Dunham Star Cornerback Continues Family Tradition
by JBriaan Johnson
As a member of a perennial program at The Dunham School in Baton Rouge, Derek Stingley Jr. is not a stranger to experiencing success and being amongst some of the best talent the state has to offer. Over the past three seasons, Dunham has lost only six football games, which includes the postseason as well. Dunham is a school that is among the elites in the city of Baton Rouge in terms of athletic success. Stingley Jr. was the main highlight to a very good secondary unit for the Tigers’ defensive backfield. As a six foot, 193 pound cornerback who runs a 4.30 in the 40-yard dash, it is no surprise why Stingley Jr. is one of the most coveted players in the class of 2019. Stingley Jr. has been playing football for as long as he could remember. As a young kid, he fell in love with the game and knew he wanted to be the best. Ever since, he has worked extremely hard to groom himself into the player he is today. He modeled his game after former LSU standout and Arizona Cardinal cornerback Patrick Peterson.
“He’s the total package of what a defensive back should be,” Stingley Jr. said.
Throughout his time playing football, he has played at every skill position, which includes quarterback and even kicker. On a multitude of occasions, he has displayed his elite versatility and ability to make game-changing plays at different positions. A game that stands out to Stingley Jr. was his performance against Pope John Paul II last year in the first round of the playoffs.
“Last year against Pope John Paul, I had two receiving touchdowns, one rushing touchdown, one punt return touchdown, and an interception,” Stingley Jr. said.
However, Stingley Jr. admits he enjoys playing cornerback more than any other position.
“Cornerback was the position my dad mainly worked me at when I first started playing,” Stingley Jr. said.
Stingley Jr’s father, Derek Stingley, and his grandfather, Darryl Stingley, both played in the NFL and his father also spent time playing Arena Football. Stingley Jr. also ran track and a solid basketball player. Basketball was a sport Stingley Jr. found himself to be very good at and had the privilege to play on superb teams.
“I played on some good basketball teams with some great teammates,” Stingley Jr. said. “We were tough to beat. I wanted to focus more on football and track so I gave up basketball.”
Stingley Jr. says he knew he would have a better chance of playing football on the next level instead of basketball and that factored into his decision of letting go of basketball. There were a plethora of significant games Stingley Jr. has played in, but he does not make any game bigger than another. Approaching every competition with the “one game at a time” attitude is what helps sustain his even-kill mentality.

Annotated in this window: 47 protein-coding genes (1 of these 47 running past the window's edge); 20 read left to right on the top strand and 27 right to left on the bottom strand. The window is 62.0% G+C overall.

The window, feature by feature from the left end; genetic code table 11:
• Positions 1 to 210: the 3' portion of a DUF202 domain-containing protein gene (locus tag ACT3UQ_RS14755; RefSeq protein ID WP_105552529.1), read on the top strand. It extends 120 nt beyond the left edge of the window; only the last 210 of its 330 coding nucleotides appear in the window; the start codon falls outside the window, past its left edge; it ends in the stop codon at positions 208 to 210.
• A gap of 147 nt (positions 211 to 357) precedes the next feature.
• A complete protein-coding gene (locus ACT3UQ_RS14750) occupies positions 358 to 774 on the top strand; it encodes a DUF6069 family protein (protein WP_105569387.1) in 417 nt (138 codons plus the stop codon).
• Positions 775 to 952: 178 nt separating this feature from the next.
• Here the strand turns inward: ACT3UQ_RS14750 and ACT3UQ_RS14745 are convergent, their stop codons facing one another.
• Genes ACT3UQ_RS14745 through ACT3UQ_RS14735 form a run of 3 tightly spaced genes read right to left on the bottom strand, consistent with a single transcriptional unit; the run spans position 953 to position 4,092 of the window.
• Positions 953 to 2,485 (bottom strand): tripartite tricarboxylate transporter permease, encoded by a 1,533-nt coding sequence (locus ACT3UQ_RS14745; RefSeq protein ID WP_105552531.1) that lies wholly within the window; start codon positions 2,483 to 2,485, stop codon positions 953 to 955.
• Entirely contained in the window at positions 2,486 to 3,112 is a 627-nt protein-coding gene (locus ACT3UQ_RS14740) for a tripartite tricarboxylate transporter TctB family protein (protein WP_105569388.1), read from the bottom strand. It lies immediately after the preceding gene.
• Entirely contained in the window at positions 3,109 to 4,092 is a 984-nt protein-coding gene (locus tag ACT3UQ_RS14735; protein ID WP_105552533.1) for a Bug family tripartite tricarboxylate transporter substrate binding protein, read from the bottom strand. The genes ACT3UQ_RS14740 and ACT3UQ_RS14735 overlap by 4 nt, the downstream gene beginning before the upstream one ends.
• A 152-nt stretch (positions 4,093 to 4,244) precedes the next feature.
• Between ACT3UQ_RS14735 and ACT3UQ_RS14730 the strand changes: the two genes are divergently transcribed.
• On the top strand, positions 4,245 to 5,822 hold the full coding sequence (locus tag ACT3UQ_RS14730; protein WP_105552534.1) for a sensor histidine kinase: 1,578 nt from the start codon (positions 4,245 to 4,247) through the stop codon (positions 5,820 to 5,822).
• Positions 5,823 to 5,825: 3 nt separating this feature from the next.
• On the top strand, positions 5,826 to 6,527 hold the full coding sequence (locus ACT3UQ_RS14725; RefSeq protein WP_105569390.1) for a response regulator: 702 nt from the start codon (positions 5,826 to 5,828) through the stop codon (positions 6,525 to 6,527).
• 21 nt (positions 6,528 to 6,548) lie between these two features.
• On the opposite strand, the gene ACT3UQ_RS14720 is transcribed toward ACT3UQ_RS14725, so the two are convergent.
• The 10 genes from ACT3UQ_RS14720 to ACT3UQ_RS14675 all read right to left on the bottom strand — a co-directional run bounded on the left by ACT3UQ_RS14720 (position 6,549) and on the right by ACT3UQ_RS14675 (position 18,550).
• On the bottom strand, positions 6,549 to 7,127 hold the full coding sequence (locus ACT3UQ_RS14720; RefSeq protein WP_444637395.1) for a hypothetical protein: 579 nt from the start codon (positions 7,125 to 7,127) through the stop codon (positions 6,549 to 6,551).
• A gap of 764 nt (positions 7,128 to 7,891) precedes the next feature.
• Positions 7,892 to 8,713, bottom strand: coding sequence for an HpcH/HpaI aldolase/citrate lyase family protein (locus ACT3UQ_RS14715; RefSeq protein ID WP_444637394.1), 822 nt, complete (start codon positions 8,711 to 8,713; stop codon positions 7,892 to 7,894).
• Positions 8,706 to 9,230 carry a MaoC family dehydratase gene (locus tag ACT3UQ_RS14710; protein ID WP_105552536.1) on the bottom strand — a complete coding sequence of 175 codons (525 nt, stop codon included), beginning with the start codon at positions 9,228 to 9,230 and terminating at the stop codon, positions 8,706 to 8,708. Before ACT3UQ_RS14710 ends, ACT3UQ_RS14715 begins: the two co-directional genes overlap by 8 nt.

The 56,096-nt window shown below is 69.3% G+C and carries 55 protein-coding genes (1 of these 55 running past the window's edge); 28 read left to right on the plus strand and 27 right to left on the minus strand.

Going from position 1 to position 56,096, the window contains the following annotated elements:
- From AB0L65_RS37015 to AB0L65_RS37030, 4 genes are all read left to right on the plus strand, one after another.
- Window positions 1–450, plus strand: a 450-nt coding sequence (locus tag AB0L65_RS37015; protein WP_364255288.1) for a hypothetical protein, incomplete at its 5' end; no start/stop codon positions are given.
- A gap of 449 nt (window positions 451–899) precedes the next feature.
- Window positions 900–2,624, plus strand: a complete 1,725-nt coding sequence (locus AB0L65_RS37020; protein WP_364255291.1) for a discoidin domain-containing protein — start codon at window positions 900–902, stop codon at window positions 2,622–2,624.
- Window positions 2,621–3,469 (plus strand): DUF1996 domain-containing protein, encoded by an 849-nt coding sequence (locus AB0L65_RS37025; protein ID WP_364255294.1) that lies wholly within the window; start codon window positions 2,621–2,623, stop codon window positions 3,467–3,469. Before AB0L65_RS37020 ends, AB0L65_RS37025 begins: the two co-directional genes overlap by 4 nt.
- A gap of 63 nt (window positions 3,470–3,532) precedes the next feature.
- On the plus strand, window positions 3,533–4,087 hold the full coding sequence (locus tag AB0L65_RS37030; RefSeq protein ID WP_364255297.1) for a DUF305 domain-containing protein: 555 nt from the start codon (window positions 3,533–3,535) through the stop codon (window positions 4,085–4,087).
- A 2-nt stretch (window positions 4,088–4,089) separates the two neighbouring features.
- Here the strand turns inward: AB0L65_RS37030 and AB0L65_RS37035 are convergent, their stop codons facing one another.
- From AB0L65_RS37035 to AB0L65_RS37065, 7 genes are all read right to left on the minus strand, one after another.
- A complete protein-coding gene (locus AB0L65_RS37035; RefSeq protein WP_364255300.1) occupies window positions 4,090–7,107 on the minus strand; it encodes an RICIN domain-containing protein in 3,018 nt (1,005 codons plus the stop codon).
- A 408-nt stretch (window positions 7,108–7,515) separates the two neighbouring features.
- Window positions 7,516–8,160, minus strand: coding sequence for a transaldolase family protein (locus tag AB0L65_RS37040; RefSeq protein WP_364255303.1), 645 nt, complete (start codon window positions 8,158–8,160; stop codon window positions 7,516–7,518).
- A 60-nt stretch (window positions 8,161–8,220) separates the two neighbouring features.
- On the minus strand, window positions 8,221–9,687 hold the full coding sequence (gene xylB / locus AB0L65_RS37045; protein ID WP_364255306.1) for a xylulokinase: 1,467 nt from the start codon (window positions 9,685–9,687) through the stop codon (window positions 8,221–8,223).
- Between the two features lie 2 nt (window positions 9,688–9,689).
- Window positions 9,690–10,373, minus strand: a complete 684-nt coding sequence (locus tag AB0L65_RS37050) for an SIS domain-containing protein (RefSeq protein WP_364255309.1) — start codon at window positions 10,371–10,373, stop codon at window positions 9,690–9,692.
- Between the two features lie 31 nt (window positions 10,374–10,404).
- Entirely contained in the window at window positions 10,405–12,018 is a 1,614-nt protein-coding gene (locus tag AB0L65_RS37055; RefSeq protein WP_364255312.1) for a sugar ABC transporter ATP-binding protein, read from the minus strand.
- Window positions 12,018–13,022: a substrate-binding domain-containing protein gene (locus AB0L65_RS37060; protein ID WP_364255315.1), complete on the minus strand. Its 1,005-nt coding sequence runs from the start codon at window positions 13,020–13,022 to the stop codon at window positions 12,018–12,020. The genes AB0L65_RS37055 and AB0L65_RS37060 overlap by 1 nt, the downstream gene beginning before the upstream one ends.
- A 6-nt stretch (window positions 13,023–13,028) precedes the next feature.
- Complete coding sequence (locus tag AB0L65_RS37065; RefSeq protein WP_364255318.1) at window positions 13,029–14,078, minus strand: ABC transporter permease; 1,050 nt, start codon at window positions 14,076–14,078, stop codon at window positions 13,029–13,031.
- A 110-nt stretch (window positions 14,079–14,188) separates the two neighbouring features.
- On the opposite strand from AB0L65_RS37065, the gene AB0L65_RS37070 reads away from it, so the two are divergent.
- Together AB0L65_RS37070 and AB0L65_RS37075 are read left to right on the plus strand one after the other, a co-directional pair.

“I don’t put one game bigger than another,” Stingley Jr. said. “I respect all of my opponents. I prepare myself to win every game I’m a part of.”
With this approach and his consistent elite play on the field, Stingley Jr. inherited the role of being the undeniable leader of his team. Being a leader not only forced him to raise his level of play even more, but gave him a new perspective with his peers looking up to him.
“I embrace it,” Stingley Jr. said. “I know now that I’m one of the leaders of the team for this year. I have no problem having players look up to me. I mainly lead with my play on the field. If I have to be vocal, I will, but I prefer to lead by making positive plays for my team.”
Throughout his career, he has collected numerous honors and awards from his standout performances. Some of his accolades included First Team All-State, Defensive Player of the Year, and being named an U.S. Army All-American. Louisiana Football Magazine’s recruit expert Lee Brecheen truly believes that there will be more accolades coming his way based on his pure athletic ability.
“Two years ago in 2015, I went to a Dunham’s spring practice to see a young quarterback in Mike Williams (Texas signee) play and left thinking a kid named Derek Stingley Jr. and also young player named Makiya Tongue, who is currently at U-High, would be special,” Brecheen said. “One thing you see with Stingley you do not see with most high school corner backs is his ability to jam receivers and play man coverage. I saw that almost three years ago at practice and he had it then. He has a chance to be a special player.”
Stingley Jr. gives the credit to his parents for his success and plans to continue working hard and developing into an even greater player. While various Power 5 colleges are salivating at potentially receiving a commitment from Stingley Jr., he will continue to make visits and weigh all of his options before making a decision.
(Click Here to Check Out Derek Stingley’s Junior Highlights)
JBriaan Johnson is a Louisiana native born and raised in the town of Patterson, Louisiana. He attended Patterson High School and graduated No. 6 in his class with a 3.8 GPA. JBriaan is now a student at Louisiana State University pursuing a major in Journalism and minoring in Sports studies. JBriaan has been a part of student media since arriving at LSU, specifically in the sports aspect of it. For two years now, JBriaan has been a sports writer and reporter for LSU’s student-ran newspaper, The Daily Reveille. He is also a sports reporter for KLSU Radio. When not covering sports for LSU, JBriaan is a freelance sports journalist for Livingston Parish Sports and 4-5A Locker Room website, covering high school athletics in that area. JBriaan joined the LA Football Magazine family in the summer of 2018 for his school internship.
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